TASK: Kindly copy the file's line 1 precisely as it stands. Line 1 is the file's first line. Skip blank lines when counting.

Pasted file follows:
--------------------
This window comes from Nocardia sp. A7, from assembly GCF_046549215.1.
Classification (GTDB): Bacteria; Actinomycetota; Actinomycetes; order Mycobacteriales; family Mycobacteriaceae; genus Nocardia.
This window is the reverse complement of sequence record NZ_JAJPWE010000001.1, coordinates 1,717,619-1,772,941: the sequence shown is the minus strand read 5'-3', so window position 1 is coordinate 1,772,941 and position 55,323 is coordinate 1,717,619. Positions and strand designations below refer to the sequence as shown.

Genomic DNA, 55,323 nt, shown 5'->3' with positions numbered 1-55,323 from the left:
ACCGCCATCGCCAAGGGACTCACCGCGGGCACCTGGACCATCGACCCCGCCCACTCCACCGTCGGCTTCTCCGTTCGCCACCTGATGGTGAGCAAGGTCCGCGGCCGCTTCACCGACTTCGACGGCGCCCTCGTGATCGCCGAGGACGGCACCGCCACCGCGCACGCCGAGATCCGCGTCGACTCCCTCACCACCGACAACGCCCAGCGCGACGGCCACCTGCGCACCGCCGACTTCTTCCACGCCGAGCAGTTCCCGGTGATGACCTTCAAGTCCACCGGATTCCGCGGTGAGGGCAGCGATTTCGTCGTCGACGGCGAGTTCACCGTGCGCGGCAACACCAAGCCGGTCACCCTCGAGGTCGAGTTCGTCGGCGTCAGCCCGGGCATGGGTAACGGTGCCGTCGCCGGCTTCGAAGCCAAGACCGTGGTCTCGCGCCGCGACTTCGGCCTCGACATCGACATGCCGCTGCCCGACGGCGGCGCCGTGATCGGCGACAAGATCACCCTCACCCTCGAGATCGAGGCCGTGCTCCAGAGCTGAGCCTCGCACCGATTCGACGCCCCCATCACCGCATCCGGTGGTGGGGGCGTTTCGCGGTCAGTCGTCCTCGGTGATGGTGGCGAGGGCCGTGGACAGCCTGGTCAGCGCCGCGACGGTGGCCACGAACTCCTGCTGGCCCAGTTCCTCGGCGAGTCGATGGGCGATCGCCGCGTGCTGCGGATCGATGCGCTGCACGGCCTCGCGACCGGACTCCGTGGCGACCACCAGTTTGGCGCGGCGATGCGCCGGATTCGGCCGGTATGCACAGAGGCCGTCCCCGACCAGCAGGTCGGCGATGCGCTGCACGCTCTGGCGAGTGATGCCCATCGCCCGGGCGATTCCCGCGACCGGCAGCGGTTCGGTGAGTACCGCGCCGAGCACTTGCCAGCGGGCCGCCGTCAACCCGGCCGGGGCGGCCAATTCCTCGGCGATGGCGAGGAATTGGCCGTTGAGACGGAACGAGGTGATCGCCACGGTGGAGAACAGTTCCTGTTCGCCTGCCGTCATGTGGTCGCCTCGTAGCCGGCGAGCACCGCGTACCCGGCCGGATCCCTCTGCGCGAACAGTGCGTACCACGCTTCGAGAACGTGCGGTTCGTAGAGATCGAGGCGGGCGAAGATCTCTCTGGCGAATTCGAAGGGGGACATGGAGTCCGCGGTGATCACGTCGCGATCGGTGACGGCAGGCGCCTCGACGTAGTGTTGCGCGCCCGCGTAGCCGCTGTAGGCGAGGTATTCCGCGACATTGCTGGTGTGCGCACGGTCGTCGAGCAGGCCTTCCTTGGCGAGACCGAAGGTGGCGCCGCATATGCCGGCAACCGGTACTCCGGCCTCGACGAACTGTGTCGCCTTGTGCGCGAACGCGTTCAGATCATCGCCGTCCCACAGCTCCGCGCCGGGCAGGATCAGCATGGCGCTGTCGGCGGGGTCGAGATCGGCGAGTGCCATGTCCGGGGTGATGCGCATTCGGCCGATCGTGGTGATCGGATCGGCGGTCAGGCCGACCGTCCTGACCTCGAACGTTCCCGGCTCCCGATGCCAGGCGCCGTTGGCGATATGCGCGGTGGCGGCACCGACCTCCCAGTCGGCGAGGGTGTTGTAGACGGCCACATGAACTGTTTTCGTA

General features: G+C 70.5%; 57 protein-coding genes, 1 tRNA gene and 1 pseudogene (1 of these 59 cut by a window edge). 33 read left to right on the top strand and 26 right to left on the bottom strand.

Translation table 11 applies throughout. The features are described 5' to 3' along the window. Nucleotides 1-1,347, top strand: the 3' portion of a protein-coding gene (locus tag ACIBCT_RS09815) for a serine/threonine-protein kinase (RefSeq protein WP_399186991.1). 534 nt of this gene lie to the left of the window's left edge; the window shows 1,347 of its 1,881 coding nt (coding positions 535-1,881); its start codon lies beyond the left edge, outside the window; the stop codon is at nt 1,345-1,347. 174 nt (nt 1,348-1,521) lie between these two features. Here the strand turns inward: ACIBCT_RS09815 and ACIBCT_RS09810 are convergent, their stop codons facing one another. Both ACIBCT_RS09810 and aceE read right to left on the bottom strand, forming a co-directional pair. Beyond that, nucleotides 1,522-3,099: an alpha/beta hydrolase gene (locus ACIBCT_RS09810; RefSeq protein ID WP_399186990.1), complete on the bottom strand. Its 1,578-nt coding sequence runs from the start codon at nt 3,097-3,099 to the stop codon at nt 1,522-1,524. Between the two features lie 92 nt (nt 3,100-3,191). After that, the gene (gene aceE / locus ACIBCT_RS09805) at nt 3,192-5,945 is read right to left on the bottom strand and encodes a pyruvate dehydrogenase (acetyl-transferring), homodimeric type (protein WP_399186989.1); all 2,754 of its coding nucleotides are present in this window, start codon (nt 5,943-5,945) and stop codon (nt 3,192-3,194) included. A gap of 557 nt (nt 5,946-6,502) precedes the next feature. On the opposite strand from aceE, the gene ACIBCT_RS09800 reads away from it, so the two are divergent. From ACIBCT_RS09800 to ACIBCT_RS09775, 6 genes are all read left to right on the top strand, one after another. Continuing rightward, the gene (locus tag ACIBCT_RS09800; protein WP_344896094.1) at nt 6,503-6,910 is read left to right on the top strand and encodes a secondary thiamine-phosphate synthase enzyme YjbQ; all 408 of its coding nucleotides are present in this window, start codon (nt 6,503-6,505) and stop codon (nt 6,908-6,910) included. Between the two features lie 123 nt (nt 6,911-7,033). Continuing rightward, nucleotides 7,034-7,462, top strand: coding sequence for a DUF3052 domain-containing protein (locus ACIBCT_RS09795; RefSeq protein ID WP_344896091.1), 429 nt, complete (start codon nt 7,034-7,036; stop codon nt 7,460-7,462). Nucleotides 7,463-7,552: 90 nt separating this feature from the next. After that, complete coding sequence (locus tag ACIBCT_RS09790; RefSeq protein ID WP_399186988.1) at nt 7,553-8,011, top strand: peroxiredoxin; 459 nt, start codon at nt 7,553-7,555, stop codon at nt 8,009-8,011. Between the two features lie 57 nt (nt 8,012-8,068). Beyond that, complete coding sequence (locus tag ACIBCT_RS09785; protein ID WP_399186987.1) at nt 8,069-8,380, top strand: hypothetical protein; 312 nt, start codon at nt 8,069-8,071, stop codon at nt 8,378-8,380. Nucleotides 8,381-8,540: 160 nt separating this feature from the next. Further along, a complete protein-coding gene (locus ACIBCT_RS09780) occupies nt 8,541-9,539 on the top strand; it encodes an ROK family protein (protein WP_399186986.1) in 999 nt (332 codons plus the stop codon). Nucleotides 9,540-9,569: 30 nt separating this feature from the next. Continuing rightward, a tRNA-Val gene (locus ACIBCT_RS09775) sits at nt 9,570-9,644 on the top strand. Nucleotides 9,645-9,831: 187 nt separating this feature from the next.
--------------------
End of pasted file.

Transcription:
This window comes from Nocardia sp. A7, from assembly GCF_046549215.1.